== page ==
Geological oceanographer Matthew Schmidt and two of his graduate students teamed up with Ping Chang, a physical oceanographer and climate modeler, to help uncover an important climate connection between the tropics and the high latitude North Atlantic. Their new findings are in the current issue ofPNAS (Proceedings of the National Academy of Sciences).
The researchers used geochemical clues in fossils called foraminifera, tiny sea creatures with a hard shell, collected from a sediment core located off the northern coast of Venezuela, to generate a 22,000-year record of past ocean temperature and salinity changes in the upper 1,500 feet of water in the western tropical Atlantic. They also conducted global climate model simulations under the past climate condition to interpret this new observational record in the context of changes in the strength of the global ocean conveyor-belt circulation.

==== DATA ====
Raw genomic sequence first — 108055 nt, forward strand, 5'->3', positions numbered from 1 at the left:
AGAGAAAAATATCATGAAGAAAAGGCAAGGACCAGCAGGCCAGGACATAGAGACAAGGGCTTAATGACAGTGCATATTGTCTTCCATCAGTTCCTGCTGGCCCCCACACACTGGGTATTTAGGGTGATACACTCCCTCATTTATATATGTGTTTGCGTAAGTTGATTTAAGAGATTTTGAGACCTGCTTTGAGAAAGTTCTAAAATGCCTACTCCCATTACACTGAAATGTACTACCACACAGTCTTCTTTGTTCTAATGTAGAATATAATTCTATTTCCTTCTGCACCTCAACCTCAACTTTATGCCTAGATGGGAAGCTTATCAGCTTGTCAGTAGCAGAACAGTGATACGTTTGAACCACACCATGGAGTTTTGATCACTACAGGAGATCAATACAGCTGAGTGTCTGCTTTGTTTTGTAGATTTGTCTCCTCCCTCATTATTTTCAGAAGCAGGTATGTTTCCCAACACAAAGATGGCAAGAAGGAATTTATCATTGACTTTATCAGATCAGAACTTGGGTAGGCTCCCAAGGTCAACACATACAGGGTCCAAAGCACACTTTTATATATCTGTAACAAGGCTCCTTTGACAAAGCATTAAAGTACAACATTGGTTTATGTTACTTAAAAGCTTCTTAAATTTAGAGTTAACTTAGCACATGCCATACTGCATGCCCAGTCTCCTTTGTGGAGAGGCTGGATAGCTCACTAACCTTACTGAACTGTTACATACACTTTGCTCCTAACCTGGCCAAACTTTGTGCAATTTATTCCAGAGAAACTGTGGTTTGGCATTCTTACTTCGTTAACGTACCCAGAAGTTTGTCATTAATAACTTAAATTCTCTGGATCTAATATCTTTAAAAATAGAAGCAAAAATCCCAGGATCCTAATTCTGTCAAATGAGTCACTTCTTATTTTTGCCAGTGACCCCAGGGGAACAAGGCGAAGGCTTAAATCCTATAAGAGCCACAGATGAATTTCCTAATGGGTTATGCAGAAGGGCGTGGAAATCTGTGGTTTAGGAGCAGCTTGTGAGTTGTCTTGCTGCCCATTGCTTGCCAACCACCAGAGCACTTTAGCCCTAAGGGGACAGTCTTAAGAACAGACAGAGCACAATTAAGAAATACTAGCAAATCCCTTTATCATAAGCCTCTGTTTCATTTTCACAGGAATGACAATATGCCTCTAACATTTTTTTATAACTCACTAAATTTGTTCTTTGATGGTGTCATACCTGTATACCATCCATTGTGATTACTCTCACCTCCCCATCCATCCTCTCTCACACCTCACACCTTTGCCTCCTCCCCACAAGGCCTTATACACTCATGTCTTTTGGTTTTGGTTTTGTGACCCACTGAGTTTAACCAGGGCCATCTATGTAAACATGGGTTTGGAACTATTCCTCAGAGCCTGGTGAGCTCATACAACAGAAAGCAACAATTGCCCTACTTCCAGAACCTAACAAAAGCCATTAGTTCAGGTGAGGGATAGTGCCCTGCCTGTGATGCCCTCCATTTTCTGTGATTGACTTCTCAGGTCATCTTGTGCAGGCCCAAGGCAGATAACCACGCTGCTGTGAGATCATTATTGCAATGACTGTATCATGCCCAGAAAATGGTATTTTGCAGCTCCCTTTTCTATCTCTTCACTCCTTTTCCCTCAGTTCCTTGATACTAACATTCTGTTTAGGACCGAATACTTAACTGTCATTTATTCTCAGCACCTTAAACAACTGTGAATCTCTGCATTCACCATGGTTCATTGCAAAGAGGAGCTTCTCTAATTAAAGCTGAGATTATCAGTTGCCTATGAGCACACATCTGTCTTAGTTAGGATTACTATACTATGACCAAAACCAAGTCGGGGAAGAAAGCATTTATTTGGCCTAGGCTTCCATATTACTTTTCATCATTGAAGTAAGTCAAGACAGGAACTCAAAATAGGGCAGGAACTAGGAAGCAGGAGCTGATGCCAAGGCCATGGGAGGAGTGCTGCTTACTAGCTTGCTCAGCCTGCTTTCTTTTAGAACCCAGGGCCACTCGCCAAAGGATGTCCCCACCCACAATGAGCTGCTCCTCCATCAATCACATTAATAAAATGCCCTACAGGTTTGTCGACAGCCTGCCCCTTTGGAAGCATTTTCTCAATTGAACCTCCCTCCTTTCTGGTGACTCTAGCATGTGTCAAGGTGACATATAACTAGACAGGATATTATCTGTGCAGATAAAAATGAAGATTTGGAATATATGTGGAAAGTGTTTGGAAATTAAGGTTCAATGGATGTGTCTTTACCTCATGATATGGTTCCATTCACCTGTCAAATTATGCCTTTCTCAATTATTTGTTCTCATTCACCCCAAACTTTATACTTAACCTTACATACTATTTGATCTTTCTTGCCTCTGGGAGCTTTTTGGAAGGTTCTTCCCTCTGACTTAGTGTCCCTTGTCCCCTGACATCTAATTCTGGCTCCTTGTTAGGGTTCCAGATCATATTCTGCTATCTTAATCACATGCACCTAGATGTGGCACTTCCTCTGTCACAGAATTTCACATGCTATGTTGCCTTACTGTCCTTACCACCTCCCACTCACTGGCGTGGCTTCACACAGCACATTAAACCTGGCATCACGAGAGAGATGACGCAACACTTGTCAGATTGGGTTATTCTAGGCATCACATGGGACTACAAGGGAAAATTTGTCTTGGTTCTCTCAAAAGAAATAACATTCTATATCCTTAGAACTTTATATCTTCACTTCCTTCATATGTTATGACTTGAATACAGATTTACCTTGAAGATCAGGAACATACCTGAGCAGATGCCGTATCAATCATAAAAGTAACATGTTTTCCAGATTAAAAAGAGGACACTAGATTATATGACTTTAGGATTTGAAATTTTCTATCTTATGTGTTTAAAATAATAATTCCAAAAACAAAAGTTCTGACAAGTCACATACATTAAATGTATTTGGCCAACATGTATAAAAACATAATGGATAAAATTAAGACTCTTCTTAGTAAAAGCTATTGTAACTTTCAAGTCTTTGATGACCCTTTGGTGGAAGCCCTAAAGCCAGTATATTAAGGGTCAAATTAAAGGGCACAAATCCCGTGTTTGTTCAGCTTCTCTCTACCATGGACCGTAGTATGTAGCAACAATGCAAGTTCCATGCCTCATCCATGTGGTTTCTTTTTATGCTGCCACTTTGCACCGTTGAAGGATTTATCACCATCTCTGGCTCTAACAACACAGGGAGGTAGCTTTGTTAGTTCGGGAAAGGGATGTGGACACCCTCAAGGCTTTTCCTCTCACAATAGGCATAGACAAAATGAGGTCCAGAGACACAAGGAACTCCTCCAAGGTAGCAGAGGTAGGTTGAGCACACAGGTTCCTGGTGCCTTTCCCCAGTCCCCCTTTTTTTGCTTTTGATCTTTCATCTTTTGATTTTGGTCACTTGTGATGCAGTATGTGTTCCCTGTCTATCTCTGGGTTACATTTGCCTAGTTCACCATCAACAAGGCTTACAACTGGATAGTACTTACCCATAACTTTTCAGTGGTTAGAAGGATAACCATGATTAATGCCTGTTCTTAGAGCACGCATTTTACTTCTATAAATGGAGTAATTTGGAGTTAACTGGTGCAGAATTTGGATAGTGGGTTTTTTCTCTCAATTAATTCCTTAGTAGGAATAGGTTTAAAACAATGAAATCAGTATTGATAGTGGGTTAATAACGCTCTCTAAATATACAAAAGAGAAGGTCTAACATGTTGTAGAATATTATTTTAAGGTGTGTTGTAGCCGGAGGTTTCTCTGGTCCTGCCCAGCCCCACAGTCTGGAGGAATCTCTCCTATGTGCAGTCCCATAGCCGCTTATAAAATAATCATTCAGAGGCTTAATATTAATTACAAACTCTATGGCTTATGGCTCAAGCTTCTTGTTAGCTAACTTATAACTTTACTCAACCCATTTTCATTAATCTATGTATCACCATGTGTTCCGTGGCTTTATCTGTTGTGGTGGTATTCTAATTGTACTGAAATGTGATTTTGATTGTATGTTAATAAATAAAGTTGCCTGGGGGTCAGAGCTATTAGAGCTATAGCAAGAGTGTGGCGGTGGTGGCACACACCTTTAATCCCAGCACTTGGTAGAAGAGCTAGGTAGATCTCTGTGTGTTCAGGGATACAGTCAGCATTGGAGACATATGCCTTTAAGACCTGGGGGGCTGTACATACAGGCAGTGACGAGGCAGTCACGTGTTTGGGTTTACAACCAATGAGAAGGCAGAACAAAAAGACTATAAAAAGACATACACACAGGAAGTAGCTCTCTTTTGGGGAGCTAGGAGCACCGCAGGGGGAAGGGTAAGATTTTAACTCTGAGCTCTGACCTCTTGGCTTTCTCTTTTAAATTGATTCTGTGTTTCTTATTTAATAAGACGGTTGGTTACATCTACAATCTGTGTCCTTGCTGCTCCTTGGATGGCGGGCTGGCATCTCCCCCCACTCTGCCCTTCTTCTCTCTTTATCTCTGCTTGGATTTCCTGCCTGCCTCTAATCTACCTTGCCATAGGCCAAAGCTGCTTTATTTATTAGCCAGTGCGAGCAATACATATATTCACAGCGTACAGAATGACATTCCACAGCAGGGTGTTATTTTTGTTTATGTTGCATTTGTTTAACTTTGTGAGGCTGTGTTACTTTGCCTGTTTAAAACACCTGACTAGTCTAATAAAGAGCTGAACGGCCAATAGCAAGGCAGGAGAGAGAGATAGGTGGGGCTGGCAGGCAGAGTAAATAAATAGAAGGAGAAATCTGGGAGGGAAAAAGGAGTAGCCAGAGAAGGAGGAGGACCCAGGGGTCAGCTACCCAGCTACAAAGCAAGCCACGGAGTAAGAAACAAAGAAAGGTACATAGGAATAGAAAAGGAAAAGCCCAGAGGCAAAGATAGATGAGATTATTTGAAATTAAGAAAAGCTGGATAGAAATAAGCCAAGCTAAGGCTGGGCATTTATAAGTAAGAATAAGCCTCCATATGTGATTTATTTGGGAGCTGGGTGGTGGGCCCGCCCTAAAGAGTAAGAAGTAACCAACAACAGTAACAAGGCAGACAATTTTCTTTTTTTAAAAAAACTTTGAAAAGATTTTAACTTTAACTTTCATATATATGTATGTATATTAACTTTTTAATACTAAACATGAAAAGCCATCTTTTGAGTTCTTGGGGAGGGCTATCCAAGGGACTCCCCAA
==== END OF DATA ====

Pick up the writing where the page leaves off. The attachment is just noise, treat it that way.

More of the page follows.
"What we found was that subsurface temperatures in the western tropical Atlantic rapidly warmed during cold periods in Earth's past," Schmidt explains.
"Together with our new modeling experiments, we think this is evidence that when the global conveyor slowed down during cold periods in the past, warm subsurface waters that are normally trapped in the subtropical North Atlantic flowed southward and rapidly warmed the deep tropics. When the tropics warmed, it altered climate patterns around the globe."
He notes that as an example, if ocean temperatures were to warm along the west coast of Africa, the monsoon rainfall in that region would be dramatically reduced, affecting millions of people living in sub-Saharan Africa. The researchers also point out that the southward flow of ocean heat during cold periods in the North Atlantic also causes the band of rainfall in the tropics known as the Intertropical Convergence Zone to migrate southward, resulting in much drier conditions in northern South American countries and a wetter South Atlantic.